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Silvervix
So, one of the webpages I'm doing work for is the official Redwall Abbey site.

I had already watched -and loved- the TV series a few years back, but only now am I getting interested on the books (maybe because I'm in direct contact with the community and they make them sound AWESOME), so I picked up one and tried to read it... and it was, indeed, amazing.

Now I own the whole collection and I'm trying to devote myself to those books, just because of how great an impression the first one left on me. Has anyone else read them by chance? If so, which one would you recommend the most? I'm not reading them in any particular order and I'd be very interested on hearing your recommendations.

Thanks in advance, mates!

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"Even though I'm cheating like a btard, this is still surprisingly hard" - Ross Scott.

Feel free to PM me if you wanna talk about stuff. I'm always open to listening.
   
vkimo
That's so awesome you're working on the official site Silver!

I've read all the Redwall books. It all started quite by chance too, My friends and I both wanted to read this Robin Hood book, but the library only had one. Looking for something to find, I did exactly what a 5th grader would do, started judging books by the covers. The first novel I read was Outcast of Redwall. It was so good and very sad towards the end. I was hooked and read them all over the course of a decade, up until Jacques death. They did get pretty formulaic but I loved the plots and characters.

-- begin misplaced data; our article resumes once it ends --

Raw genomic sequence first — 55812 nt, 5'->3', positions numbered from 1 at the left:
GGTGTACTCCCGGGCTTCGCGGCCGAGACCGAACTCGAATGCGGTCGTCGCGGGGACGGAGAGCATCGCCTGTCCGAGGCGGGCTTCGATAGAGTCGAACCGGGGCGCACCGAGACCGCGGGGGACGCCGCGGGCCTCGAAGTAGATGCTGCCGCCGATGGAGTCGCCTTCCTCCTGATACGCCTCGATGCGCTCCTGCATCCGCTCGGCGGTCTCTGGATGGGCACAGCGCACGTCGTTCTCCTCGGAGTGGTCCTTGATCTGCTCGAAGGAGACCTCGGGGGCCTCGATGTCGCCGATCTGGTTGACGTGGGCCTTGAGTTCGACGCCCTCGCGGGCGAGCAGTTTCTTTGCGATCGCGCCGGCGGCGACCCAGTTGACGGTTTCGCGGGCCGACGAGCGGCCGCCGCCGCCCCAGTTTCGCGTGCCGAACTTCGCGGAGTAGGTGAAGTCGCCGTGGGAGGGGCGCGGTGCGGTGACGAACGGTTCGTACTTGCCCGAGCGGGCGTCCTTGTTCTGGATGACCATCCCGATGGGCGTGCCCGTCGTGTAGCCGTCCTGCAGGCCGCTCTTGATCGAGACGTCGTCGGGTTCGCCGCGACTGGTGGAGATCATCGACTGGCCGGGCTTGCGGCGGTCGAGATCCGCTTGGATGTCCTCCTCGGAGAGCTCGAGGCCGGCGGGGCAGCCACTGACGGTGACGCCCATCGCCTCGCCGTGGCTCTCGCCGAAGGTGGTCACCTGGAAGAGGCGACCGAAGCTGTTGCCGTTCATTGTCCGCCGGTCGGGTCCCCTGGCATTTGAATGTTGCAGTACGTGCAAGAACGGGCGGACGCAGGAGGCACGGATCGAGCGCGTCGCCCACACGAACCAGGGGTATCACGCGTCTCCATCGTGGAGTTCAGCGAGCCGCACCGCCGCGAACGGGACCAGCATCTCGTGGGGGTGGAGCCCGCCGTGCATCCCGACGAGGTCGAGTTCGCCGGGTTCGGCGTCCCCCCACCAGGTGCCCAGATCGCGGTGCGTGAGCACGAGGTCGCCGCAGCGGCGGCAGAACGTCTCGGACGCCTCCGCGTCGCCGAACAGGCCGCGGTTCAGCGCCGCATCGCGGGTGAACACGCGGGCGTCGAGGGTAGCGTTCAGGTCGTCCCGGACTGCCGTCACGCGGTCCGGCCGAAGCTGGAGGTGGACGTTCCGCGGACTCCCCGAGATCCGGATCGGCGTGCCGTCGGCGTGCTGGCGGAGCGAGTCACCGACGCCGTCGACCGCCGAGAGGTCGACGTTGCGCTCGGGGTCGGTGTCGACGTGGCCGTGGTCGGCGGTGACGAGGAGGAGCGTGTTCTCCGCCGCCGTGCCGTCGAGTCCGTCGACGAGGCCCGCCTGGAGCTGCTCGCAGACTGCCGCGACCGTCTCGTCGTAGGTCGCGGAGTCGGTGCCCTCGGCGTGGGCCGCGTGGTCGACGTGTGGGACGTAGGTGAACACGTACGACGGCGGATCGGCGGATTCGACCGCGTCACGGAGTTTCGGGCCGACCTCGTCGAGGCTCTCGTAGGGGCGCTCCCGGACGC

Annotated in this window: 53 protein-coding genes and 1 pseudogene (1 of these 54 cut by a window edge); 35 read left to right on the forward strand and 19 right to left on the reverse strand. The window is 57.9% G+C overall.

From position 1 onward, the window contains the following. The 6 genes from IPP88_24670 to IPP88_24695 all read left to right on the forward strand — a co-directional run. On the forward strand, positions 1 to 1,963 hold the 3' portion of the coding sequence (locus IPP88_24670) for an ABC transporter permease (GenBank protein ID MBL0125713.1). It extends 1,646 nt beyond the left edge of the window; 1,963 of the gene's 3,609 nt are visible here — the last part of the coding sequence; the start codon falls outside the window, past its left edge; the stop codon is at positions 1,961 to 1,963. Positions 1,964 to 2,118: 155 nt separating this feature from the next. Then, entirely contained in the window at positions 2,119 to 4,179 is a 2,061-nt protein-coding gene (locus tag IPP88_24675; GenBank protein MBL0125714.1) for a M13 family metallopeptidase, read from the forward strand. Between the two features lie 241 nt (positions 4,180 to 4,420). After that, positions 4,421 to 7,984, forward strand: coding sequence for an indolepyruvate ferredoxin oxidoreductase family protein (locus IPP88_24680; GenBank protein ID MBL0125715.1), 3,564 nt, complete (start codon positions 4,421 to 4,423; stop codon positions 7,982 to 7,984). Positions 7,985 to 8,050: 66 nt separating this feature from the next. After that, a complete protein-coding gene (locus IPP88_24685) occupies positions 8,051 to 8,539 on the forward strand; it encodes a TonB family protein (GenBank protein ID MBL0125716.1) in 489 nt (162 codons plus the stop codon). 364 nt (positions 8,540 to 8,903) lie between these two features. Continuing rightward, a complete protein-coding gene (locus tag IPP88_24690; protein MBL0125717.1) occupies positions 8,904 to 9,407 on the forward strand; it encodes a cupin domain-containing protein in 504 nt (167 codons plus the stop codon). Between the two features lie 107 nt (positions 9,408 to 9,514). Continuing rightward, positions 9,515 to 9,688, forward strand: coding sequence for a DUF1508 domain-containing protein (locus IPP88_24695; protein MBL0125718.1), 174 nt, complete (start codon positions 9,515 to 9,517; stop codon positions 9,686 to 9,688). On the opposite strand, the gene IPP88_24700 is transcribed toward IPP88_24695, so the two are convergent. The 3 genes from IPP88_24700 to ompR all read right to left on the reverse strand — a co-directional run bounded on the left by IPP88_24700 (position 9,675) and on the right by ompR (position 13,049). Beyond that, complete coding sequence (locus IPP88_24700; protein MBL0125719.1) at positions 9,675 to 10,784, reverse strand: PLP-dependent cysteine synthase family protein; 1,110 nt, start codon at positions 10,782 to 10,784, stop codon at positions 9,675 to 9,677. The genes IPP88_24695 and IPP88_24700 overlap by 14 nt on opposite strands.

You can try reading them in publishing order or chronological order but it won't make that much difference as the books aren't really connected too tightly to each other. They only reference characters at times. In all the series only 2 books seem to be direct sequels. 

My memory of all the different stories fades but Outcast of Redwall, Taggerung and a few others stand out. I did buy the Redwall Cookbook and made a few of the dishes I read about in the books, great fun!
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Silvervix
Thanks! The forums are the funnier, most rewarding part of it (when SMF feels like behaving itself, that is ).

I think I'm reading Mossflower next, just because of how widely (and, sometimes, wildly ) recommended it is, but after that I'm definitely going to read Outcast, based only on your post and experience with it. I'm a sucker for good stories with sad, touching endings, so that's definitely up my alley.

Now, I have a few questions to ask if that's ok with you.

First of all... is High Rhulain as bad as they say it is? I mean, I have heard downright terrible things about the main character (going as far as to calling her "the queen of Sues") and the plot in general. It seems a bit unlikely that Mr Jacques would put out something like that -based on what I have read- but I have to take every opinion into account.

Also, what's so insulting about "Loamhedge"? All I know is that it's a bit harsh towards a certain group of people.

Thanks, mate!

PS: The forums are full of recipes and dishes which were cooked following instructions from the books. I'd recommend you taking a look at it



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"Even though I'm cheating like a btard, this is still surprisingly hard" - Ross Scott.

Feel free to PM me if you wanna talk about stuff. I'm always open to listening.
vkimo
Mossflower, along with Redwall and Marin the Warrior are definitely the foundation books of the series. A few like Legend of Luke and Lord Brocktree go back even further.